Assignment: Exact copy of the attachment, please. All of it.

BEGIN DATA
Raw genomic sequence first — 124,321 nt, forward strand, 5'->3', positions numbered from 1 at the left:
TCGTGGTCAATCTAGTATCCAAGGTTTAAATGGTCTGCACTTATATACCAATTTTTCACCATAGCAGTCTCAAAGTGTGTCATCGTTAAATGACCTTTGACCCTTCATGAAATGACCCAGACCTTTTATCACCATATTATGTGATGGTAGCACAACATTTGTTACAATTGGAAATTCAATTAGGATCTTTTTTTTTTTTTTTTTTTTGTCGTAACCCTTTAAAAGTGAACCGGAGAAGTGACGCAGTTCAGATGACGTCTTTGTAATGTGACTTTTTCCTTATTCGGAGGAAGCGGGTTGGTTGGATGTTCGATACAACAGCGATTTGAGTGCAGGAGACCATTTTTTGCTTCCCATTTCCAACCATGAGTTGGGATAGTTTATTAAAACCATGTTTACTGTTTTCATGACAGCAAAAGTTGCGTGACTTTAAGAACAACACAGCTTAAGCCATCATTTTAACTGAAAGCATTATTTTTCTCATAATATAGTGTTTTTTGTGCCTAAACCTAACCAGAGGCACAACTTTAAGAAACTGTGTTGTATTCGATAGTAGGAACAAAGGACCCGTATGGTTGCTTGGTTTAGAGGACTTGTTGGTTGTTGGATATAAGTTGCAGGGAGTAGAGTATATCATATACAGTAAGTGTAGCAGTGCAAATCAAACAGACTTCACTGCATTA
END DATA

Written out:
Raw genomic sequence first — 124,321 nt, forward strand, 5'->3', positions numbered from 1 at the left:
TCGTGGTCAATCTAGTATCCAAGGTTTAAATGGTCTGCACTTATATACCAATTTTTCACCATAGCAGTCTCAAAGTGTGTCATCGTTAAATGACCTTTGACCCTTCATGAAATGACCCAGACCTTTTATCACCATATTATGTGATGGTAGCACAACATTTGTTACAATTGGAAATTCAATTAGGATCTTTTTTTTTTTTTTTTTTTTGTCGTAACCCTTTAAAAGTGAACCGGAGAAGTGACGCAGTTCAGATGACGTCTTTGTAATGTGACTTTTTCCTTATTCGGAGGAAGCGGGTTGGTTGGATGTTCGATACAACAGCGATTTGAGTGCAGGAGACCATTTTTTGCTTCCCATTTCCAACCATGAGTTGGGATAGTTTATTAAAACCATGTTTACTGTTTTCATGACAGCAAAAGTTGCGTGACTTTAAGAACAACACAGCTTAAGCCATCATTTTAACTGAAAGCATTATTTTTCTCATAATATAGTGTTTTTTGTGCCTAAACCTAACCAGAGGCACAACTTTAAGAAACTGTGTTGTATTCGATAGTAGGAACAAAGGACCCGTATGGTTGCTTGGTTTAGAGGACTTGTTGGTTGTTGGATATAAGTTGCAGGGAGTAGAGTATATCATATACAGTAAGTGTAGCAGTGCAAATCAAACAGACTTCACTGCATTA